We gave it a D
David Duchovny could be Richard Gere’s little brother, and, if anything, he’s an even more remarkably inexpressive actor. His pin-eyed zombie cool is well used on The X-Files, where, as he peers into the murky world of aliens, serial killers, and shadow conspiracies, his job is to look as stoic as possible. (He stares for our sins.) But in the movies, a good actor needs to be a vivid reactor, and Duchovny, in the garish misfire Playing God (Touchstone), looks as if he’d rather die on camera than express an emotion.
He plays a bad-boy L.A. surgeon who, while stoned on synthetic heroin, enters the operating theater and ends up killing a patient. Stripped of his license, he is hired by a crime lord (Timothy Hutton) to operate on wounded thugs, and, from there, it’s a quick tumble into outlaw madness. Duchovny gets guns shoved in his face and watches the body count grow high enough to make the emergency room look serene. Through it all, though, he never loses his cultivated air of male-model indifference. He’s an existential puppy: too cute to give a damn, too self-absorbed to realize that he’s making us feel the same way about him.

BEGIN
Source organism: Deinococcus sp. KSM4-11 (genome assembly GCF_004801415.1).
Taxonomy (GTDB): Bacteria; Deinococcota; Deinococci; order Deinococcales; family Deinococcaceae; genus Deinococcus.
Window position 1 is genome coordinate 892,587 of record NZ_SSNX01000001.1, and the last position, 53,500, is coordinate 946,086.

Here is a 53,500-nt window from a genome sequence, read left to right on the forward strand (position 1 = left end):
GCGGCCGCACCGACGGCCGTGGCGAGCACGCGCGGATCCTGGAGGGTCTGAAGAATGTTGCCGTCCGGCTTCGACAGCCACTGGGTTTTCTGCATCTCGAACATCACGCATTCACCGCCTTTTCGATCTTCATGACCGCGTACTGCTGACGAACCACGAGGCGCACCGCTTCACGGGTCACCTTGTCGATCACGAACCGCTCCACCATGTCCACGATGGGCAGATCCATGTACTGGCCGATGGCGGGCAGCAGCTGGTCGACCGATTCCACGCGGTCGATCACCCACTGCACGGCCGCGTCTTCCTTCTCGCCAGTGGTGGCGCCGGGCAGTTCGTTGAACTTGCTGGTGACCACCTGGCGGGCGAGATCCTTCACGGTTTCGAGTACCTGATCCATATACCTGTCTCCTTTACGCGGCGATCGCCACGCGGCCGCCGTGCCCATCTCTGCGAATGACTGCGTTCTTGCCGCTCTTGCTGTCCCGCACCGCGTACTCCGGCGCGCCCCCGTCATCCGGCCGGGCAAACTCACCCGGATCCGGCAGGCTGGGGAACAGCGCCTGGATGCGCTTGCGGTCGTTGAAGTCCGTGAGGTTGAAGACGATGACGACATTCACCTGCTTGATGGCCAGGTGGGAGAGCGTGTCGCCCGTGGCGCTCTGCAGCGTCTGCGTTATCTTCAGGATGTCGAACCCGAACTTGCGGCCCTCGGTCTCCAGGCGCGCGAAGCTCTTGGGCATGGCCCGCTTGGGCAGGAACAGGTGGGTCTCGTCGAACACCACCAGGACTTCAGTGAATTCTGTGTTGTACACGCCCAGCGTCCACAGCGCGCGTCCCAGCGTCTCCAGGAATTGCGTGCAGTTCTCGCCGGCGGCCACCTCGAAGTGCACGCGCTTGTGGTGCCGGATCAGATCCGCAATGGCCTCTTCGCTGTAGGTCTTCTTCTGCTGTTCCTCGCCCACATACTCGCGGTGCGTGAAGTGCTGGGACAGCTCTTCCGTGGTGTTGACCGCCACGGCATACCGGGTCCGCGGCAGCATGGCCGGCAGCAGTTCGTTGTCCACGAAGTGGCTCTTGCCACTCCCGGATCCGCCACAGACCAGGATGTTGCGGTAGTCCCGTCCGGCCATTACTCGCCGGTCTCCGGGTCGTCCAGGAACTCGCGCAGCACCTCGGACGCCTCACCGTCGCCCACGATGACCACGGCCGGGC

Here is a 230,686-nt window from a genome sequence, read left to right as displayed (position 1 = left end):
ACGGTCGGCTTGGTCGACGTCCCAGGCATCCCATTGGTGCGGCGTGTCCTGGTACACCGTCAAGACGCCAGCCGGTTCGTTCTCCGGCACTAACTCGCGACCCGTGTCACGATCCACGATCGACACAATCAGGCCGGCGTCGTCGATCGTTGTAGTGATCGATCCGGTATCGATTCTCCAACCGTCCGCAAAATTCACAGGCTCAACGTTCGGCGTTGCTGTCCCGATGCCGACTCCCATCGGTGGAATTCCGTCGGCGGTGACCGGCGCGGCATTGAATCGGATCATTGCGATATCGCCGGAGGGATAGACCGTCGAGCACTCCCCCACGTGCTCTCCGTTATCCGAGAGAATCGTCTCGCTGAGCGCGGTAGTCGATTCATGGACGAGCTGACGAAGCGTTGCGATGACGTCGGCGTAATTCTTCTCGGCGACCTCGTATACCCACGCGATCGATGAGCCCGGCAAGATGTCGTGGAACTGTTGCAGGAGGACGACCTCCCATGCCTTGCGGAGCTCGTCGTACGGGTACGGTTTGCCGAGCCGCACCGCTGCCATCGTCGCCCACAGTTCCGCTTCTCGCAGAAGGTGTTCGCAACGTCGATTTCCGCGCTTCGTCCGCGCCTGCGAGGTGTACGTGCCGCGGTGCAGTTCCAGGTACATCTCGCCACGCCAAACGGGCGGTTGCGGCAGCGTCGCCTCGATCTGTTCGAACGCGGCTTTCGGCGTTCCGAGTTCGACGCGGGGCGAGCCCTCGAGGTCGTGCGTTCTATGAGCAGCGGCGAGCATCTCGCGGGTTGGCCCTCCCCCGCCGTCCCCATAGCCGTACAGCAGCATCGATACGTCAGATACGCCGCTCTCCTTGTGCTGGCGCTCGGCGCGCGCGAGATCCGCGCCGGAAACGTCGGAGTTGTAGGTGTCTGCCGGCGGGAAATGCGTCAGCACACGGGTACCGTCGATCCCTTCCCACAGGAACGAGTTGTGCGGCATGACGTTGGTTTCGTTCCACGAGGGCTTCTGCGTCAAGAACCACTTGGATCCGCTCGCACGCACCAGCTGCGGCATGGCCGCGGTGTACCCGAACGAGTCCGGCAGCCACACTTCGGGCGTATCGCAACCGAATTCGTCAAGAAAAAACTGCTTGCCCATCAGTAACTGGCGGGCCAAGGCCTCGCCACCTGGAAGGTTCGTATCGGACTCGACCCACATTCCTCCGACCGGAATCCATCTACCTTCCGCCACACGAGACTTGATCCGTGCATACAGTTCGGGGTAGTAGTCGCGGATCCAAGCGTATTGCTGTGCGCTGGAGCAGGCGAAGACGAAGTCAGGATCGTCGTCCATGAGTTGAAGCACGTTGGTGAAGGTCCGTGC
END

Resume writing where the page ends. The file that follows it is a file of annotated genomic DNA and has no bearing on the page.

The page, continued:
It hardly helps that the movie is awful. Playing God has the buckets-of-blood mayhem, the cruddy ”hip” absurdism, of a late-night cable thriller made by someone who has spent too much time studying the violent texts of Michael Mann, Quentin Taran-tino, and their imitators. A movie like this one, of course, requires a villain as freaky-deaky as Duchovny is blank. But Timothy Hutton, sporting a decadent dye job, is not the man to play him. The harder Hutton works to seem ”dangerous,” the more he comes off like a testy clerk at a Rodeo Drive boutique. D